Vault Selection XXI. D'Aincourt
  • Category Cognac
  • Country France
  • Region Cognac
  • Distillery D'Aincourt
  • Age 20 Year Old
  • Style Cognac
  • Alcohol 40%
California residents: Click here for Proposition 65 WARNING.
  • candied
  • figs
  • clove
  • rancio
  • spicy
  • cinnamon
  • vanilla
  • fragrant

D'Aincourt

Vault Selection XXI. (0.135l, 40%)

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Character Goatson
The house of D’Aincourt is producing some of the finest eaux-de-vie in all the land. That's not a claim we make lightly, friends. See, their Master Blender works much like a master perfumer with his creations, carefully selecting and subtly uniting their oldest and rarest eaux-de-vie to reveal an aromatic harmony worthy of the crown.

D'Aincourt Cognac Rare XO: A delicate balance of 10 eaux-de-vie (the youngest of which is 20 years old) that spend up to 50 years in Limousin oak. Keep yer wits about ya’—this is one silky smooth operator.

D'Aincourt Cognac Extra: A glorious harmony of 12 beautiful French Grand Champagne Cru eaux-de-vie aged 25 to 70 years in seasoned French Limousin oak casks.

D'Aincourt Cognac Premier Cru: A rare blend of century eaux-de-vie made entirely from Grande Champagne, Premier Cru of Cognac—some of which are more than 70 years old! It’s regal, warm and complex—the marks of any true statesman.



*This bottle is a collector's item, we will not be able to entertain any refunds or exchanges.
**Individual orders limited to one item per person, as we wish to give everyone the opportunity to participate.
  • Category Cognac
  • Country France
  • Region Cognac
  • Distillery D'Aincourt
  • Age 20 Year Old
  • Style Cognac
  • Alcohol 40%
California residents: Click here for Proposition 65 WARNING.
Flavor Spiral TM
About the Flavor Spiral
What does Vault Selection XXI. D'Aincourt taste like?

The Flavor Spiral™ shows the most common flavors that you'll taste in Vault Selection XXI. D'Aincourt and gives you a chance to have a taste of it before actually tasting it.

We invented Flavor Spiral™ here at Flaviar to get all your senses involved in tasting drinks and, frankly, because we think that classic tasting notes are boring.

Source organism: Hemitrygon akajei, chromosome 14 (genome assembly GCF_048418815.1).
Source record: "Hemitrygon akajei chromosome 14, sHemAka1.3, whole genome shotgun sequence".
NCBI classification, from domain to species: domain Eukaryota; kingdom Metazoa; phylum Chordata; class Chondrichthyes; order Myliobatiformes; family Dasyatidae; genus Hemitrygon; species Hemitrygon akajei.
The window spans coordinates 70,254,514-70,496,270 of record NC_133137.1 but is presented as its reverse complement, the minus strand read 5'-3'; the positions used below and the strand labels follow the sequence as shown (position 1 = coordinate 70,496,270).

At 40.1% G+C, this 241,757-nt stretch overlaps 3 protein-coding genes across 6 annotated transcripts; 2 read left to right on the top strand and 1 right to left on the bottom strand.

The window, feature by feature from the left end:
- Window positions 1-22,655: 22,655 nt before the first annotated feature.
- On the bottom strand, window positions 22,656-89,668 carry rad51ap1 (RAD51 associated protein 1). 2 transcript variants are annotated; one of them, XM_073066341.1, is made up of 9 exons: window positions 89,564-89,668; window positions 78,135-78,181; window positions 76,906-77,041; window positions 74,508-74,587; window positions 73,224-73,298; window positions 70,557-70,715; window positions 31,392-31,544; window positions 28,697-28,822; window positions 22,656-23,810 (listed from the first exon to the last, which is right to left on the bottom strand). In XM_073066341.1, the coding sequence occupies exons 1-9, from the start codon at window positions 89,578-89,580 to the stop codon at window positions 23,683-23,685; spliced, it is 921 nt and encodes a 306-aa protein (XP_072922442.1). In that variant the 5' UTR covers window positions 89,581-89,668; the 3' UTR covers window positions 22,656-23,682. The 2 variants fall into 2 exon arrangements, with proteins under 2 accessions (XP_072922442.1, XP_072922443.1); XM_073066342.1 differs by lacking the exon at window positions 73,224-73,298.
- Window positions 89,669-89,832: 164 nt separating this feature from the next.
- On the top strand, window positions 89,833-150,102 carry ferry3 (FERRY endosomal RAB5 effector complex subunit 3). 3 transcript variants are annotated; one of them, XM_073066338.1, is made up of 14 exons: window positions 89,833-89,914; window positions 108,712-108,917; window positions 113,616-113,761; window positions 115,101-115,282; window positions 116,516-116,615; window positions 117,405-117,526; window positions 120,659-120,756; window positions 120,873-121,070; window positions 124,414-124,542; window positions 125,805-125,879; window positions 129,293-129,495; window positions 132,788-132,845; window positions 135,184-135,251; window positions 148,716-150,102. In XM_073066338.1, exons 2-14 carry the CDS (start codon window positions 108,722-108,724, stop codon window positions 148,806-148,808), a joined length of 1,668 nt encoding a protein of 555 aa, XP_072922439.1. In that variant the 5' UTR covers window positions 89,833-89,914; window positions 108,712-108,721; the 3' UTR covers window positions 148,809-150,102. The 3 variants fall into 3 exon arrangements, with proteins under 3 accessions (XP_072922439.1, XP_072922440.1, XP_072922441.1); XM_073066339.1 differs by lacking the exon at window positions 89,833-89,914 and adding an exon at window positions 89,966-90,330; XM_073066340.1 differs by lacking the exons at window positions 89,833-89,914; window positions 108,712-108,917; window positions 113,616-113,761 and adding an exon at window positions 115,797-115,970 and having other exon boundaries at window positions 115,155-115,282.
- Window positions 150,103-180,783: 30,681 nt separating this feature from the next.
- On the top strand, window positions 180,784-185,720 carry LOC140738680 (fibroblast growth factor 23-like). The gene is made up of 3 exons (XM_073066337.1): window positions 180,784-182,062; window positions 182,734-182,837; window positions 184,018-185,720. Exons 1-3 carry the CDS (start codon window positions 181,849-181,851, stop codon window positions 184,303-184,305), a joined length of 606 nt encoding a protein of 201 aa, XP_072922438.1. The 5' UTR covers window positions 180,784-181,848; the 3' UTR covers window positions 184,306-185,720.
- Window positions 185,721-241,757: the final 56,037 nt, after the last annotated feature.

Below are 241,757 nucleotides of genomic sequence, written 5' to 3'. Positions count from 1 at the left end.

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  • candied
  • figs
  • clove
  • rancio
  • spicy
  • cinnamon
  • vanilla
  • fragrant
Dog Dogson's Smartass corner
Character Dogson
The French believe it or not, aren’t actually all that fond of Cognac. They export almost 90% of their production.
Believe it or not, the French aren’t all that fond of Cognac. In fact, they export nearly 90% of their production.
Rare XO goes well with marinated meats, while Cognac Extra is a favorite amongst cigar aficionados. Their highest-end expression Premier Cru goes exceptionally well with a chocolate brownie, but being matured for more than 70 and even 100 years, make it a dessert in itself.
Laws concerning Cognac-making are strict as hell. Only three types of grapes may be used, and they can only be harvested in October; Cognac must be aged for at least two years in barrels made from French oak - and get this, from one of two specific forests! Then, the stills must be of a particular French shape (no, not the baguette shape); and we guess La Marseillaise has to be sung during the entire process.
There are three different qualities of Cognac recognized by law: V.S. (very special), V.S.O.P. (Very Superior Old Pale), and X.O. (Extra Old).
Cognac, named after the town of Cognac in France, is a variety of brandy (distilled wine). It is only produced in the wine-growing region surrounding this town. Cognac must be made from specified grapes, be twice distilled in copper pot stills, and be aged at least two years in French oak barrels. Most Cognacs are aged considerably longer than the minimum legal requirement.
Dog Dogson's Smartass corner
Character Dogson
The French believe it or not, aren’t actually all that fond of Cognac. They export almost 90% of their production.
Believe it or not, the French aren’t all that fond of Cognac. In fact, they export nearly 90% of their production.
Rare XO goes well with marinated meats, while Cognac Extra is a favorite amongst cigar aficionados. Their highest-end expression Premier Cru goes exceptionally well with a chocolate brownie, but being matured for more than 70 and even 100 years, make it a dessert in itself.
Laws concerning Cognac-making are strict as hell. Only three types of grapes may be used, and they can only be harvested in October; Cognac must be aged for at least two years in barrels made from French oak - and get this, from one of two specific forests! Then, the stills must be of a particular French shape (no, not the baguette shape); and we guess La Marseillaise has to be sung during the entire process.
There are three different qualities of Cognac recognized by law: V.S. (very special), V.S.O.P. (Very Superior Old Pale), and X.O. (Extra Old).
Cognac, named after the town of Cognac in France, is a variety of brandy (distilled wine). It is only produced in the wine-growing region surrounding this town. Cognac must be made from specified grapes, be twice distilled in copper pot stills, and be aged at least two years in French oak barrels. Most Cognacs are aged considerably longer than the minimum legal requirement.
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